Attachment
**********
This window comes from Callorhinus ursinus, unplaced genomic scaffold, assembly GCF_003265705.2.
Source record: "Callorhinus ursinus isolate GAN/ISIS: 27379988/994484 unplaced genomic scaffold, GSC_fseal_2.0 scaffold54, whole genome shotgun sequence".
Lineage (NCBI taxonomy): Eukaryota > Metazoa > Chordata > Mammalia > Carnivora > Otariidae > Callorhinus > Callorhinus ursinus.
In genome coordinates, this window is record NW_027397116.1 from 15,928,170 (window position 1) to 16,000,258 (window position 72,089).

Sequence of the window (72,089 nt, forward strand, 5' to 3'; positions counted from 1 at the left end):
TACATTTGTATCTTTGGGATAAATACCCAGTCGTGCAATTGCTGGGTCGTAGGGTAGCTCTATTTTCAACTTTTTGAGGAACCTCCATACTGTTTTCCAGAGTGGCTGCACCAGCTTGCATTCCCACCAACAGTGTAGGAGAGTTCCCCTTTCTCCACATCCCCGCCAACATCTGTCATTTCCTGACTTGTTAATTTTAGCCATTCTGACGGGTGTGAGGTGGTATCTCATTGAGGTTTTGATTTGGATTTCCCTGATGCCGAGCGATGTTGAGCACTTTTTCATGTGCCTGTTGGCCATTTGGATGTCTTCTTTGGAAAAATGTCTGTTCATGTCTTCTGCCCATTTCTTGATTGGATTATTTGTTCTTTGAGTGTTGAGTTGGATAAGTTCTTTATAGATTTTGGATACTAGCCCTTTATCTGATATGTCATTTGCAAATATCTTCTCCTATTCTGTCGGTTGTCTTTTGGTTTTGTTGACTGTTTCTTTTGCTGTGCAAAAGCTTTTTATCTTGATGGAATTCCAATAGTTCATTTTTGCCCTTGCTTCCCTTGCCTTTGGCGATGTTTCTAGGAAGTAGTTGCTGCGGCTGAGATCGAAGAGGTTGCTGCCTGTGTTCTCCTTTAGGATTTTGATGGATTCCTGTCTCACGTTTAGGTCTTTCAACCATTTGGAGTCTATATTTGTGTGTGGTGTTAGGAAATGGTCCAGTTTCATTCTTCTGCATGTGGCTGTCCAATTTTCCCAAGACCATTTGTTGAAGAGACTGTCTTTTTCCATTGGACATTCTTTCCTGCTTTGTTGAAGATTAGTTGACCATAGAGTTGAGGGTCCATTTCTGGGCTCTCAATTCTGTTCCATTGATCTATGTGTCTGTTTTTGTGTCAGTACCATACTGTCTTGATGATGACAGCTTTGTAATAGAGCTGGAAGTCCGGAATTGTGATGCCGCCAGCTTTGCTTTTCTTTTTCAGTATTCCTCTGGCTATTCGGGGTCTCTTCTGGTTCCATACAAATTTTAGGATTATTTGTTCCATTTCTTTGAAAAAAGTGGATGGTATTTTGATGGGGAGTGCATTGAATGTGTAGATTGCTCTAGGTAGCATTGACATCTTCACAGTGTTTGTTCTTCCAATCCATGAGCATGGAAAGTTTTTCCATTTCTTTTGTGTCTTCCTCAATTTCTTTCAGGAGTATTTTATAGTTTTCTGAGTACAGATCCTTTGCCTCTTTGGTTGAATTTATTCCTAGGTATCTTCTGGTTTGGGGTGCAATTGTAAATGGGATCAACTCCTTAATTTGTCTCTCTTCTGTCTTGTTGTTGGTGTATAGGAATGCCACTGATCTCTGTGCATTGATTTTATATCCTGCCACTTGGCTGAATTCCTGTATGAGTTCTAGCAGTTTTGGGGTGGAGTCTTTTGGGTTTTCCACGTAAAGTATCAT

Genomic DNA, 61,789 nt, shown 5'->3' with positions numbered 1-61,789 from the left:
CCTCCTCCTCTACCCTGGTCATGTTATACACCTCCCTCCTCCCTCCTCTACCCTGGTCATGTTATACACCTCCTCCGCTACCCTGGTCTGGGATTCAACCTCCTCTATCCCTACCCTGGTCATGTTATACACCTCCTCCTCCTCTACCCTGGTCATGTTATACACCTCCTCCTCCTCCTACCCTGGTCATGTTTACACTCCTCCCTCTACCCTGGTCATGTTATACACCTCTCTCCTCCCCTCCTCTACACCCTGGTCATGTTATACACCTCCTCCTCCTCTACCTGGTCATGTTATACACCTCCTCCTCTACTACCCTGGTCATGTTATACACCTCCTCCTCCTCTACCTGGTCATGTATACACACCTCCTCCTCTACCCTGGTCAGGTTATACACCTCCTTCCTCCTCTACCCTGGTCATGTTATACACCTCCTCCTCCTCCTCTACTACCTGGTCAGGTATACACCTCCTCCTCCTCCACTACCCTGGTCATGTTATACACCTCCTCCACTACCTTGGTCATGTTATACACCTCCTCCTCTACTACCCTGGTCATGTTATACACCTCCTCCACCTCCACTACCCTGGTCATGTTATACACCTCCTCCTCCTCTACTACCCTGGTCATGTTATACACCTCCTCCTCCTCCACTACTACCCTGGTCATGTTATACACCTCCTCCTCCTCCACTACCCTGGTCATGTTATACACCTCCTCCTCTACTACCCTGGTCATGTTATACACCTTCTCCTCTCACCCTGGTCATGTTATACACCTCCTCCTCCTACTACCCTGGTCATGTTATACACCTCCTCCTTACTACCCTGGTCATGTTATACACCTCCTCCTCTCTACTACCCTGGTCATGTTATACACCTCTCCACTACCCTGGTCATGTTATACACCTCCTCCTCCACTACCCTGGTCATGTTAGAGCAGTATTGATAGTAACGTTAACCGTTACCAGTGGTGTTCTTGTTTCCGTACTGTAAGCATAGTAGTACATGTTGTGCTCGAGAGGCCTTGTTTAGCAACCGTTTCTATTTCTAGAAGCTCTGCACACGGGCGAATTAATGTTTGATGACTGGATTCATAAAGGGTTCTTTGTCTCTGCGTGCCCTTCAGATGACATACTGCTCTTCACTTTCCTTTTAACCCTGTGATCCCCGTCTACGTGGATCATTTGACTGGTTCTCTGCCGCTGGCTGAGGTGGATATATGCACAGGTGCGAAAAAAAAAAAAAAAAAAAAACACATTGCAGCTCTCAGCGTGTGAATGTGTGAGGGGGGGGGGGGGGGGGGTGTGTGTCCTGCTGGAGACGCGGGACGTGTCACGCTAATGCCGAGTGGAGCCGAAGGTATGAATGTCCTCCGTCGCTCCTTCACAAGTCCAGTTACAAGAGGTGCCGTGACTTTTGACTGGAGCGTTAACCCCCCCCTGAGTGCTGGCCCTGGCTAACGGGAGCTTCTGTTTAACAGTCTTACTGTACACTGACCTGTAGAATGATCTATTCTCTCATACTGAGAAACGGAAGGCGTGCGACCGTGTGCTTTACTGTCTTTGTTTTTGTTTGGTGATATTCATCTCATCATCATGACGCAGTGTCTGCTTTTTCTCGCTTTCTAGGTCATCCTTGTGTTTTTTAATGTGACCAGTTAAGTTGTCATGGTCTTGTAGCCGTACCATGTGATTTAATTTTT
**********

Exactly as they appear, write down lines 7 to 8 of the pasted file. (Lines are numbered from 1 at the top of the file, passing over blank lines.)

Genomic DNA, 61,789 nt, shown 5'->3' with positions numbered 1-61,789 from the left:
CCTCCTCCTCTACCCTGGTCATGTTATACACCTCCCTCCTCCCTCCTCTACCCTGGTCATGTTATACACCTCCTCCGCTACCCTGGTCTGGGATTCAACCTCCTCTATCCCTACCCTGGTCATGTTATACACCTCCTCCTCCTCTACCCTGGTCATGTTATACACCTCCTCCTCCTCCTACCCTGGTCATGTTTACACTCCTCCCTCTACCCTGGTCATGTTATACACCTCTCTCCTCCCCTCCTCTACACCCTGGTCATGTTATACACCTCCTCCTCCTCTACCTGGTCATGTTATACACCTCCTCCTCTACTACCCTGGTCATGTTATACACCTCCTCCTCCTCTACCTGGTCATGTATACACACCTCCTCCTCTACCCTGGTCAGGTTATACACCTCCTTCCTCCTCTACCCTGGTCATGTTATACACCTCCTCCTCCTCCTCTACTACCTGGTCAGGTATACACCTCCTCCTCCTCCACTACCCTGGTCATGTTATACACCTCCTCCACTACCTTGGTCATGTTATACACCTCCTCCTCTACTACCCTGGTCATGTTATACACCTCCTCCACCTCCACTACCCTGGTCATGTTATACACCTCCTCCTCCTCTACTACCCTGGTCATGTTATACACCTCCTCCTCCTCCACTACTACCCTGGTCATGTTATACACCTCCTCCTCCTCCACTACCCTGGTCATGTTATACACCTCCTCCTCTACTACCCTGGTCATGTTATACACCTTCTCCTCTCACCCTGGTCATGTTATACACCTCCTCCTCCTACTACCCTGGTCATGTTATACACCTCCTCCTTACTACCCTGGTCATGTTATACACCTCCTCCTCTCTACTACCCTGGTCATGTTATACACCTCTCCACTACCCTGGTCATGTTATACACCTCCTCCTCCACTACCCTGGTCATGTTAGAGCAGTATTGATAGTAACGTTAACCGTTACCAGTGGTGTTCTTGTTTCCGTACTGTAAGCATAGTAGTACATGTTGTGCTCGAGAGGCCTTGTTTAGCAACCGTTTCTATTTCTAGAAGCTCTGCACACGGGCGAATTAATGTTTGATGACTGGATTCATAAAGGGTTCTTTGTCTCTGCGTGCCCTTCAGATGACATACTGCTCTTCACTTTCCTTTTAACCCTGTGATCCCCGTCTACGTGGATCATTTGACTGGTTCTCTGCCGCTGGCTGAGGTGGATATATGCACAGGTGCGAAAAAAAAAAAAAAAAAAAAACACATTGCAGCTCTCAGCGTGTGAATGTGTGAGGGGGGGGGGGGGGGGGGTGTGTGTCCTGCTGGAGACGCGGGACGTGTCACGCTAATGCCGAGTGGAGCCGAAGGTATGAATGTCCTCCGTCGCTCCTTCACAAGTCCAGTTACAAGAGGTGCCGTGACTTTTGACTGGAGCGTTAACCCCCCCCTGAGTGCTGGCCCTGGCTAACGGGAGCTTCTGTTTAACAGTCTTACTGTACACTGACCTGTAGAATGATCTATTCTCTCATACTGAGAAACGGAAGGCGTGCGACCGTGTGCTTTACTGTCTTTGTTTTTGTTTGGTGATATTCATCTCATCATCATGACGCAGTGTCTGCTTTTTCTCGCTTTCTAGGTCATCCTTGTGTTTTTTAATGTGACCAGTTAAGTTGTCATGGTCTTGTAGCCGTACCATGTGATTTAATTTTT